Sometimes, to nap or not to nap is the only question
We all need worthy goals. A full life requires challenges to keep ourselves engaged with the world and growing as complex, occasionally interesting human beings. I myself, having already achieved everything else I haven’t given up on, am now questing for the perfect nap.
This idea arrived to me on four heavy-duty wheels. I was sitting at a restaurant, minding my own eggs, when another guest pushed a fully off-road-capable stroller across the patio, running right over chairs and a server’s foot without so much as a whimper from the stroller’s shock absorbers. I peeked inside while the stroller-pusher ordered her midday Bloody Mary, and there lay, sleeping peacefully, the most contented wiener dog I have seen this week.
And I thought: “Zach, you deserve this.”
Sadly, though – and despite my very best efforts – I didn’t get to try out the all-terrain stroller for myself. But I had found my new mission, with nothing in my way to stop me.
Nothing, that is, but everything.
Adulthood, or any reasonable facsimile thereof, sucks all the fun out of any given activity. Take this column. I set an alarm to wake up before 6 a.m. to get it done three days after deadline. But because I am an adult who doesn’t have time for naps, I was sufficiently tired enough to sleep through three alarms and an insistent dog nose.
Unfortunately, those post-alarm hours don’t count as a nap. They were too adjacent to normal nighttime sleepytime time. Nor were they rejuvenating, like, at all. They put me behind schedule before I even woke up, which means once again I still won’t get a nap today.
Everything changed when I hit adulthood sometime in the last two or so decades, and in ways no one warned me about. Playing catch after sundown? It actually is too dark to see the ball. It literally disappears. Turning down the volume on the car radio really does help me find the right address. Yes, I really do use a car radio instead of a Spotify. And on the rare occasions I take to the couch for a midday sleep snack, one of two things happens: I try to take the nap but the nap won’t take me or I sleep so hard I wake up put together all wrong.
This latter result occurred over the weekend when I was busy not writing this column. I woke up in my own home, in the daylight, and didn’t know where I was or, in any meaningful way, who I was. My eyeballs had declared free agency during the adult-napping attempt, and each one rolled in directions unsynchronized with the other. I sat up and got kicked with a feeling of nausea in line with taking up residence in an alien body. And the very first cogent thought to mold itself in my brain was: “I really need to do last year’s taxes.”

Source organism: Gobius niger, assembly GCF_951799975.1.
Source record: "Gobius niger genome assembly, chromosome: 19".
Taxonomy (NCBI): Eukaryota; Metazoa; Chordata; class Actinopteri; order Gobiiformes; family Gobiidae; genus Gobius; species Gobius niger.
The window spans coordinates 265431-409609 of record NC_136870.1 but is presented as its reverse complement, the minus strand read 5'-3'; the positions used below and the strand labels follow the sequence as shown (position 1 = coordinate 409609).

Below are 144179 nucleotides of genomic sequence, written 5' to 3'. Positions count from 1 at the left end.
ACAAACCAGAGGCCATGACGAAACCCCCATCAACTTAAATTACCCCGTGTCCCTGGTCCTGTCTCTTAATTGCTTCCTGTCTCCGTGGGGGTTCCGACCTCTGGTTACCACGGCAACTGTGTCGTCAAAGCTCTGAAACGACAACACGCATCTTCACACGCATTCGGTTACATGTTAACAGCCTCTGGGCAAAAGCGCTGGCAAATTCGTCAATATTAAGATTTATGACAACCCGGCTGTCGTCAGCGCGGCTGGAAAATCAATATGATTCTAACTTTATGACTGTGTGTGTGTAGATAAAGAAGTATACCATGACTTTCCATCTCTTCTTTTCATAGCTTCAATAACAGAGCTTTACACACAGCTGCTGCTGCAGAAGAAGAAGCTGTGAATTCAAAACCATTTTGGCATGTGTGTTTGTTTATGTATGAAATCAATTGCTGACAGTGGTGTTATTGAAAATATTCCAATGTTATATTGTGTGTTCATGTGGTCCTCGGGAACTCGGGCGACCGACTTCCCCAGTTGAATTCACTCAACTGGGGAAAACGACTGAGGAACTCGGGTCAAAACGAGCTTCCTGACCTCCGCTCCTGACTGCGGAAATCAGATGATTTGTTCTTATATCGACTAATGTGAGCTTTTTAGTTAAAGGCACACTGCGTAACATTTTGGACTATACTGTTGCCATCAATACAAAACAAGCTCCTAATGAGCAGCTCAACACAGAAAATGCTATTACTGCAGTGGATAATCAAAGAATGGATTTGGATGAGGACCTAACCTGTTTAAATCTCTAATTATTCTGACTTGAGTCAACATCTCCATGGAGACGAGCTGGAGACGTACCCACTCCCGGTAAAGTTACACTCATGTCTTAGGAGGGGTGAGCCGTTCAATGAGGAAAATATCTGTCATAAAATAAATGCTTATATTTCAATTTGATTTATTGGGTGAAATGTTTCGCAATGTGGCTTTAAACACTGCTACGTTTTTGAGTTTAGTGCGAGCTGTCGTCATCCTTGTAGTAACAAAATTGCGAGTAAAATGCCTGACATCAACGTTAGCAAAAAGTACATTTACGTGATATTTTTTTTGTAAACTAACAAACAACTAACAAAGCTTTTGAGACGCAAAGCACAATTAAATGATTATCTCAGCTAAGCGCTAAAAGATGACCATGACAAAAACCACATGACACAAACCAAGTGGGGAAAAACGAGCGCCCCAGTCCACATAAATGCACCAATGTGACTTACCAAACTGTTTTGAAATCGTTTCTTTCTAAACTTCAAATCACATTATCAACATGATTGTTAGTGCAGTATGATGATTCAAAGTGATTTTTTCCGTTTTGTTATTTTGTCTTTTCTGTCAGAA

See? Absolutely not myself. I took the dogs for a long walk to return into my own familiar being, and it didn’t work. The nap wrecked me for two days. Nearly as bad as drinking, which now wrecks me for three. And I never could shake the feeling that I really ought to consider finishing last year’s taxes before this year’s are due – or is it the year before’s? I don’t have time to practice napping, let alone stay on top of the bureaucratic hassles of adulthood – hassles I did NOT sign up for – because every well-meaning day goes like this:
• I wake up, let the dogs out, make some coffee, take the dogs for a walk so one of them doesn’t chew his own foot off with excess energy, come home, make breakfast, read a baseball blog, stack dishes in the sink, swear I will wash them later, and get to work around 9 a.m. or sometimes 11:30 a.m.
• I stop working to drive to some appointment or other – because how does ANYONE work when all the things one has to take care of during the week are only available during working hours? – and then return home to lunch and thoughts of a nap. But no, there’s still work to be done, and only two hours remain until my self-imposed clock-out time, which I stick to in order to maintain a healthy work/life balance.
• I overshoot my self-imposed clock-out time because people just keep emailing me and it never stops. I could still take a nap, but by this point it would just be an early bedtime, and as nice as that sounds, the dogs need to be walked one more time so one of them doesn’t chew my arm off in my sleep. And what do you know, it’s midnight, and once again I haven’t done the dishes, let alone my taxes or looking into hiring someone to push me around in my king-sized dog stroller.
But one night, somehow not too tired to dream, I dreamed I took a nap. And it was perfect.
– Zach Hively